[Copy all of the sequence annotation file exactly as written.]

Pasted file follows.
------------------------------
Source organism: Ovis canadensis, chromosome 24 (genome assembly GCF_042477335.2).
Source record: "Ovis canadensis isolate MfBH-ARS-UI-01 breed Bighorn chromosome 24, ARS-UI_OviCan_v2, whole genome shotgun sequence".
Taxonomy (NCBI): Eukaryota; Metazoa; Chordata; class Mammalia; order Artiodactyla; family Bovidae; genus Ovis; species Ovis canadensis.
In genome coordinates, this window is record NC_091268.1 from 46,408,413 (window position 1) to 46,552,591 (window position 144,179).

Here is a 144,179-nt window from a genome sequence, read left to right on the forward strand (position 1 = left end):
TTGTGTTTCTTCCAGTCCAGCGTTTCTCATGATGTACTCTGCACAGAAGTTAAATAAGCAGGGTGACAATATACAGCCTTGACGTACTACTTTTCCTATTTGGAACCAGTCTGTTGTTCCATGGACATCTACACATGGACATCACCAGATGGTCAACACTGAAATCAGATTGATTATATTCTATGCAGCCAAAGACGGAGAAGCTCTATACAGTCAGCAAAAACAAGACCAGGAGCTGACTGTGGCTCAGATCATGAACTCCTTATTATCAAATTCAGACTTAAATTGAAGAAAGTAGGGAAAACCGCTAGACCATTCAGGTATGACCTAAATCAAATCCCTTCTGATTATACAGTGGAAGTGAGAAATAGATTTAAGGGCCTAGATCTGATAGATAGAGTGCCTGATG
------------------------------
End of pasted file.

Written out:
Source organism: Ovis canadensis, chromosome 24 (genome assembly GCF_042477335.2).
Source record: "Ovis canadensis isolate MfBH-ARS-UI-01 breed Bighorn chromosome 24, ARS-UI_OviCan_v2, whole genome shotgun sequence".
Taxonomy (NCBI): Eukaryota; Metazoa; Chordata; class Mammalia; order Artiodactyla; family Bovidae; genus Ovis; species Ovis canadensis.
In genome coordinates, this window is record NC_091268.1 from 46,408,413 (window position 1) to 46,552,591 (window position 144,179).

Here is a 144,179-nt window from a genome sequence, read left to right on the forward strand (position 1 = left end):
TTGTGTTTCTTCCAGTCCAGCGTTTCTCATGATGTACTCTGCACAGAAGTTAAATAAGCAGGGTGACAATATACAGCCTTGACGTACTACTTTTCCTATTTGGAACCAGTCTGTTGTTCCATGGACATCTACACATGGACATCACCAGATGGTCAACACTGAAATCAGATTGATTATATTCTATGCAGCCAAAGACGGAGAAGCTCTATACAGTCAGCAAAAACAAGACCAGGAGCTGACTGTGGCTCAGATCATGAACTCCTTATTATCAAATTCAGACTTAAATTGAAGAAAGTAGGGAAAACCGCTAGACCATTCAGGTATGACCTAAATCAAATCCCTTCTGATTATACAGTGGAAGTGAGAAATAGATTTAAGGGCCTAGATCTGATAGATAGAGTGCCTGATG